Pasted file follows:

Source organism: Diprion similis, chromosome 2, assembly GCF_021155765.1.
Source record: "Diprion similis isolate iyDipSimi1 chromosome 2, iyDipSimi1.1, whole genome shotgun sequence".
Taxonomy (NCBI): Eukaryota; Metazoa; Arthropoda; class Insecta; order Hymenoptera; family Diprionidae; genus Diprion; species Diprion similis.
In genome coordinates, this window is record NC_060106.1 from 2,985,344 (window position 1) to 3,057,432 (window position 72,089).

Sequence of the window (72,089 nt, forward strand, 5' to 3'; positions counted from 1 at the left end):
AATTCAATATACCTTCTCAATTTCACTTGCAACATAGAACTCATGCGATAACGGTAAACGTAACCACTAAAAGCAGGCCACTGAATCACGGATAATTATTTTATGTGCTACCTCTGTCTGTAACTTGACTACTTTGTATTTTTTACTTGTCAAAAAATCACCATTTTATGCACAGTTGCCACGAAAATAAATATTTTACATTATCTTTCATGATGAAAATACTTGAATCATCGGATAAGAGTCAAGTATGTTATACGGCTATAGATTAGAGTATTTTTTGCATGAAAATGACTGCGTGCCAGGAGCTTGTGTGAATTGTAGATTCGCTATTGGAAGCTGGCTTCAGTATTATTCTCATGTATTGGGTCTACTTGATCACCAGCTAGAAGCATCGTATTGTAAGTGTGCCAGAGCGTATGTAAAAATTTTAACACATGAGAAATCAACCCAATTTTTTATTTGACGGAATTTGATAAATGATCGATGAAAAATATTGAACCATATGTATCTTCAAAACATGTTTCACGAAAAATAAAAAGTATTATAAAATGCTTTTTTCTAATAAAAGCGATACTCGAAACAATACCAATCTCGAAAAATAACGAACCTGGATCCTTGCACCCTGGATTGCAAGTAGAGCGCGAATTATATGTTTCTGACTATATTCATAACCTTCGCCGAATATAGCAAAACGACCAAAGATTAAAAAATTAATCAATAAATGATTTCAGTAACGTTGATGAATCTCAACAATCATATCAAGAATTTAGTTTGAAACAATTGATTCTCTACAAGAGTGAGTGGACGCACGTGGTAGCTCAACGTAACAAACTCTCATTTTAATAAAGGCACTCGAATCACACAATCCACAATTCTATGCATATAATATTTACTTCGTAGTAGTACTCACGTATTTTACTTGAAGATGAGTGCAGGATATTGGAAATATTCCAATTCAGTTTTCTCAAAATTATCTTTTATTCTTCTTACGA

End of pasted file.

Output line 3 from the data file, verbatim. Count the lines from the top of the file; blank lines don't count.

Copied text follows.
Taxonomy (NCBI): Eukaryota; Metazoa; Arthropoda; class Insecta; order Hymenoptera; family Diprionidae; genus Diprion; species Diprion similis.